WCHM Quarterly October 2016

Spring has arrived. As we witness the unfurling of fresh blossoms, see the re-emergence of the sun (and some rain), a sense of positivity begins to grow in some of us because spring is a time for renewal and fresh beginnings. Spring is a time of hope.   But not for everyone – in the ACT we see a growing gap between those who enjoy Canberra’s prosperity and livability and those who don’t.  This compromises the economic and social wellbeing of both individuals and families, especially ACT women.


The Needs Of ACT Women In The Lead-Up To The ACT Election And The 2016 Poverty Week

By Marcia Williams—Executive Director

In the lead-up to the ACT election WCHM was one of 19 diverse community organisations who endorsed a shared statement for the ACT 2016 Election which outlines the community priorities for action during the 2016-2020 term of the ACT Government.  We supported the statement because it highlights key areas that we know are important to women in the ACT and which impact on their health and wellbeing – including the need for an increase in affordable housing.  Rents are high, home ownership is harder to attain and waiting lists for public housing are long, and as a result homelessness is a difficult reality for some women in the ACT.  In our March quarterly we looked at how housing is a gendered issue and which groups of women are affected.

Other relevant areas for women in the Statement included the need to develop transport services that are accessible and affordable; to invest in health infrastructure that increases accessibility to services and affordability; reducing domestic and family violence and improving supports for people affected by it and recovering from trauma; sustaining and expanding access to specialist legal information, advice and representation; and increasing access to secure jobs that pay a living wage.

We know that in the ACT women are more likely to live in poverty.  A 10-year study released by the University of Canberra in 2013 revealed that women were one of the disadvantaged groups most likely to be living in poverty.  Women in poverty are often hidden in the affluent urban areas of Canberra.  That is why we are also planning for Anti-Poverty Week which is taking place on the 16th to the 22nd of October. This is a week where all Australians are encouraged to take part in or organise an activity aiming to highlight or overcome issues of poverty and hardship.

WCHM will use be using the Week to highlight what we know from our recent work about women in the ACT who have experienced domestic violence.  This is because we know that following separation from a violent partner, women and their children are likely to experience significant income loss and financial hardship. In the ACT, over 21,000 women have contacted the Domestic Violence Crisis Service in the last financial year, and DVCS workers observe that “the experience of poverty particularly where there are children, can be enough to make women return to violent situations”. Imagine having made the difficult decision to leave an abusive relationship and then finding you cannot afford to maintain a home on a single income or that you are responsible for your abusive ex-partners’ debts, or contracts that you were coerced into signing.  Imagine facing the prospect of either homelessness and financial hardship or returning to the violent partner, as that is the ‘best’ option financially.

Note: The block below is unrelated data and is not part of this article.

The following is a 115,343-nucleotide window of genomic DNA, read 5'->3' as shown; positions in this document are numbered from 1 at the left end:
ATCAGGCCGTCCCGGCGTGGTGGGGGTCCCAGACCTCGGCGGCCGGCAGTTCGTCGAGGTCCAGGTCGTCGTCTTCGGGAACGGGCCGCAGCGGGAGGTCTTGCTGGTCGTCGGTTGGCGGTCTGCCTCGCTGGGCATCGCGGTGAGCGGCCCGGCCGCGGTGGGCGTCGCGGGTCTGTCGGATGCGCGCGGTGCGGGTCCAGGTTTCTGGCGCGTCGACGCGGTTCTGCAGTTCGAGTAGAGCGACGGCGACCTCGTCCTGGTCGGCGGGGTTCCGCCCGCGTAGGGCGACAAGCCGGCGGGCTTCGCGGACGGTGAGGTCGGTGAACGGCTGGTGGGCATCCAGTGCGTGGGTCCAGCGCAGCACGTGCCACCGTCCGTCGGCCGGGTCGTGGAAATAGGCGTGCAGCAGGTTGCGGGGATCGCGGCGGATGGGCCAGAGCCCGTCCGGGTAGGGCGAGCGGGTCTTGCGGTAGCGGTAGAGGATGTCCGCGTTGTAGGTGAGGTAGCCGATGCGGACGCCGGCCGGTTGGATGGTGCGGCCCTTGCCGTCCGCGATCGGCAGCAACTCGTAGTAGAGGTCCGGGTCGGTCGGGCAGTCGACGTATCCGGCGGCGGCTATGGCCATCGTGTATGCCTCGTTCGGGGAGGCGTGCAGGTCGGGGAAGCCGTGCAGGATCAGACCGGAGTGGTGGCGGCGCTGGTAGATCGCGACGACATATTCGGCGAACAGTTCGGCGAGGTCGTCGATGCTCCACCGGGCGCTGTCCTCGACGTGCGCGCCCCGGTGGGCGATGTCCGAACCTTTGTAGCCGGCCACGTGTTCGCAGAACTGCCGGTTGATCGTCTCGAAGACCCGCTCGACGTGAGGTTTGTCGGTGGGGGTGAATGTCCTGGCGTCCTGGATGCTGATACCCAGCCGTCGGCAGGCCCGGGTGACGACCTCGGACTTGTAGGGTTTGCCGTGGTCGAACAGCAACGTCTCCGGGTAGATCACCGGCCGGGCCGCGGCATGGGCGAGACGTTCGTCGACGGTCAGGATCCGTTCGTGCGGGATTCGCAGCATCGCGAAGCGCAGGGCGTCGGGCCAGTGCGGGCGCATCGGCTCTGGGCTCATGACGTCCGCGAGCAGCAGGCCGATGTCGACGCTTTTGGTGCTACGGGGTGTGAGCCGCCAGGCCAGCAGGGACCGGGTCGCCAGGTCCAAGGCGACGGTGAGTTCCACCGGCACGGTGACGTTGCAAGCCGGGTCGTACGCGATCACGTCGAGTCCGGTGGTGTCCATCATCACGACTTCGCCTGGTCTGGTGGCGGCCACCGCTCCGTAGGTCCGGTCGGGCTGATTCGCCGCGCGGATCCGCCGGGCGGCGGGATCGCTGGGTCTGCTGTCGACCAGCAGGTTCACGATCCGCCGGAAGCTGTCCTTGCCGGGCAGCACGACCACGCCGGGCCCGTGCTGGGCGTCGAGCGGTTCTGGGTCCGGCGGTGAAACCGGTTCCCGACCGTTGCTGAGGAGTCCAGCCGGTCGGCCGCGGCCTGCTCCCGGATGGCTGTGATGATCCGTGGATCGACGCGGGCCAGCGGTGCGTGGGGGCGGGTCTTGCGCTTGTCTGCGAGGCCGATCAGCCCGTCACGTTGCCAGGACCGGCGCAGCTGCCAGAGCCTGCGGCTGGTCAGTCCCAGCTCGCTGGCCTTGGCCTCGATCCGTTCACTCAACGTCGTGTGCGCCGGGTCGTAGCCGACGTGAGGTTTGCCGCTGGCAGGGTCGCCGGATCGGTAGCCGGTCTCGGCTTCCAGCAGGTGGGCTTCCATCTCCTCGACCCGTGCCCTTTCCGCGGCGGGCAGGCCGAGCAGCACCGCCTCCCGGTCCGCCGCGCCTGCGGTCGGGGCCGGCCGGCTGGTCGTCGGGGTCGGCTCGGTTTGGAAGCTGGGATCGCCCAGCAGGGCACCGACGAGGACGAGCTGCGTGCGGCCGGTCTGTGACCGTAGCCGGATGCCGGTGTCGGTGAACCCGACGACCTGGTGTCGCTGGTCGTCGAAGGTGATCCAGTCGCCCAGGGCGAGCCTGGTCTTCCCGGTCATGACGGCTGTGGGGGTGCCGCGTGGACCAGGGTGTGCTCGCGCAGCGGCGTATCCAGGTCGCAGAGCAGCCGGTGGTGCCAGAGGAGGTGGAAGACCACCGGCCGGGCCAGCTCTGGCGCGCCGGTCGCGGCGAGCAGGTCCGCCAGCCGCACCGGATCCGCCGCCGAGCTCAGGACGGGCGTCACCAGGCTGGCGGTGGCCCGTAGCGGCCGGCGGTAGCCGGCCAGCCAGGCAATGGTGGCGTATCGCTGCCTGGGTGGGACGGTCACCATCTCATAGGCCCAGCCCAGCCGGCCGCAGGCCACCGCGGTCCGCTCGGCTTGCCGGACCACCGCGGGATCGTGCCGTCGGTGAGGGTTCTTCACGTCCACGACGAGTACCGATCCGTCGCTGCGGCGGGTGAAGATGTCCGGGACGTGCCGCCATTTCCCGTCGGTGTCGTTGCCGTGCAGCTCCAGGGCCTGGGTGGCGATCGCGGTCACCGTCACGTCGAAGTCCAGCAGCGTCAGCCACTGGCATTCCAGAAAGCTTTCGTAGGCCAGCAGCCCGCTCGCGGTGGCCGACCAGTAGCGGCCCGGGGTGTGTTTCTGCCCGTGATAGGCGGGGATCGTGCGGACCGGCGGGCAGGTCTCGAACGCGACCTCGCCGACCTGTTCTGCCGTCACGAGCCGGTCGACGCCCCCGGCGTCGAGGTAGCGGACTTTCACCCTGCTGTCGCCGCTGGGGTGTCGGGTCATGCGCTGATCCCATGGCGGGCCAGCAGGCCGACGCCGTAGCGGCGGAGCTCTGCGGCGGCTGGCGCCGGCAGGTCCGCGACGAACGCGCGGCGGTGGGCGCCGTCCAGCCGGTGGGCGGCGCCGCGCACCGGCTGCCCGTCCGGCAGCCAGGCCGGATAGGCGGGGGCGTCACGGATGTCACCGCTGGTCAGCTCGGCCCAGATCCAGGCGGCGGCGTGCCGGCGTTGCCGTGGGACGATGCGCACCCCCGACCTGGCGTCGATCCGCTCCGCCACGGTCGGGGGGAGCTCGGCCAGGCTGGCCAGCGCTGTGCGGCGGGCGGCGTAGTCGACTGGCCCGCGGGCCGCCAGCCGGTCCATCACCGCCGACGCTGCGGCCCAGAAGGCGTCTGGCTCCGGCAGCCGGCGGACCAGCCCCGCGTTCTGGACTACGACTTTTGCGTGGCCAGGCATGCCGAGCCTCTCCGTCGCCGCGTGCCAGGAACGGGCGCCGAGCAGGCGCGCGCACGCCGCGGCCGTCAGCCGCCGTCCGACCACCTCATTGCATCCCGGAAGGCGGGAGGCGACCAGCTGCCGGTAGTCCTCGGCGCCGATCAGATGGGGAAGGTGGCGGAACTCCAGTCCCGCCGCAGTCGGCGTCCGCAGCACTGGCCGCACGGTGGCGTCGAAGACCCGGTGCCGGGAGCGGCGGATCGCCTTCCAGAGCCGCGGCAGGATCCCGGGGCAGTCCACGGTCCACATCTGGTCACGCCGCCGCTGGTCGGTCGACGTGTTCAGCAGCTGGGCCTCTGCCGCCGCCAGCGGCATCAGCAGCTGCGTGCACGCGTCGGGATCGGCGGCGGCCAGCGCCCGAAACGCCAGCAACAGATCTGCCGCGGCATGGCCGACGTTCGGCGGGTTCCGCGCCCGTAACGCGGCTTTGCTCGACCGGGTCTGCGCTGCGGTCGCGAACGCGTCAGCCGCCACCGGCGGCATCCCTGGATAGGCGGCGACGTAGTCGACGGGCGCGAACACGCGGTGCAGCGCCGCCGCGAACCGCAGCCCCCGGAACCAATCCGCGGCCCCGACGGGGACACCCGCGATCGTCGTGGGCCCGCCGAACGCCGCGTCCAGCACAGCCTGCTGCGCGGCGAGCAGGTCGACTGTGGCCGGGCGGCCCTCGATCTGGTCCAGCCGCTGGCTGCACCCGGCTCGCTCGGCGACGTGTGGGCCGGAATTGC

WCHM Women And Work

Welcome to the September edition of Women and Work. We’ve been working hard to strive to improve the health and wellbeing of local women.

We are pleased to announce that WCHM launched a Safety Mapping Tool recently which was developed with Black Swan Productions.  This nifty and innovative online tool enables people to identify areas where they feel safe or unsafe in Canberra, and to tell us why. can be completed on your PC or on a mobile device.  We hope the information that WCHM collects will be useful in understanding gendered perspectives of public spaces and will help to inform future policy and planning efforts in the ACT.  To the best of our knowledge, this is the first map of its kind in Canberra, and maybe all of Australia. We need your help to make sure it’s a success. It’s really exciting! If you have not tried the tool yet, please take a moment and check it out.   The tool was designed to be simple and fun to use; however, we understand that instructions are valuable and you can find them on our website.  Please don’t forget to share the tool with your friends and family.

We want to thank all the women who participated in our Women’s Health Utilisation Survey.  We received 828 responses, of which 601 were completed. We are currently in the process of analysing the results. We may be conducting further research via forums so stay tuned for more information.

Recently the ACT Women’s Plan 2016-26.was launched. The plan identifies 5 priority areas for action, these are: health and wellbeing, housing and homelessness, safety, economic security and leadership.  The plan acknowledges that these areas can overlap and that health is socially determined.  We were pleased to see that the plan recognised that the work of gender specific services like WCHM, along with Brindabella Women’s Group and Majura Women’s Group, play an important function in understanding and addressing the social and economic factors that determine women’s health. The Plan recognises the need for services and initiatives which respond to the different requirements of women and men and recognise that some health issues are particularly influential for women’s wellbeing, including contraception and reproductive health, maternity care and birthing options, and the profound impact of past or current trauma and violence – all areas which WCHM has been involved in over the past year.